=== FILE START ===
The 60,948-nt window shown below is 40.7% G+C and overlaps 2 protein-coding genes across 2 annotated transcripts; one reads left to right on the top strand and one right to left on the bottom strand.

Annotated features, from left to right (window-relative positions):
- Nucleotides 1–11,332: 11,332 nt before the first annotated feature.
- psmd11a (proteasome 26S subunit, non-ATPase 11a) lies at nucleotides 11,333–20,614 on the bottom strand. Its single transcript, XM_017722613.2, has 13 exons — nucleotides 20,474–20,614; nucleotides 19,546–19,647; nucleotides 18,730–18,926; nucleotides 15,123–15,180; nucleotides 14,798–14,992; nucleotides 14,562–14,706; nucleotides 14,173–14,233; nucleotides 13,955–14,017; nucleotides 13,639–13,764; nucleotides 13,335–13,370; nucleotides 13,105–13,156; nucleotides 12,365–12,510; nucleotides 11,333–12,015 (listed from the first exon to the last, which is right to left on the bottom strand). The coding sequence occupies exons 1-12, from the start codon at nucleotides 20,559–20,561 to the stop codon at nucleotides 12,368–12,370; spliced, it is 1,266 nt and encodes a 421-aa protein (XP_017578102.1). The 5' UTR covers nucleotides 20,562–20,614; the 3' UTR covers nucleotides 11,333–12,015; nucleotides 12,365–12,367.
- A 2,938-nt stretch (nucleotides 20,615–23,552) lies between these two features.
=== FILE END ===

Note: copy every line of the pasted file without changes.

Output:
The 60,948-nt window shown below is 40.7% G+C and overlaps 2 protein-coding genes across 2 annotated transcripts; one reads left to right on the top strand and one right to left on the bottom strand.

Annotated features, from left to right (window-relative positions):
- Nucleotides 1–11,332: 11,332 nt before the first annotated feature.
- psmd11a (proteasome 26S subunit, non-ATPase 11a) lies at nucleotides 11,333–20,614 on the bottom strand. Its single transcript, XM_017722613.2, has 13 exons — nucleotides 20,474–20,614; nucleotides 19,546–19,647; nucleotides 18,730–18,926; nucleotides 15,123–15,180; nucleotides 14,798–14,992; nucleotides 14,562–14,706; nucleotides 14,173–14,233; nucleotides 13,955–14,017; nucleotides 13,639–13,764; nucleotides 13,335–13,370; nucleotides 13,105–13,156; nucleotides 12,365–12,510; nucleotides 11,333–12,015 (listed from the first exon to the last, which is right to left on the bottom strand). The coding sequence occupies exons 1-12, from the start codon at nucleotides 20,559–20,561 to the stop codon at nucleotides 12,368–12,370; spliced, it is 1,266 nt and encodes a 421-aa protein (XP_017578102.1). The 5' UTR covers nucleotides 20,562–20,614; the 3' UTR covers nucleotides 11,333–12,015; nucleotides 12,365–12,367.
- A 2,938-nt stretch (nucleotides 20,615–23,552) lies between these two features.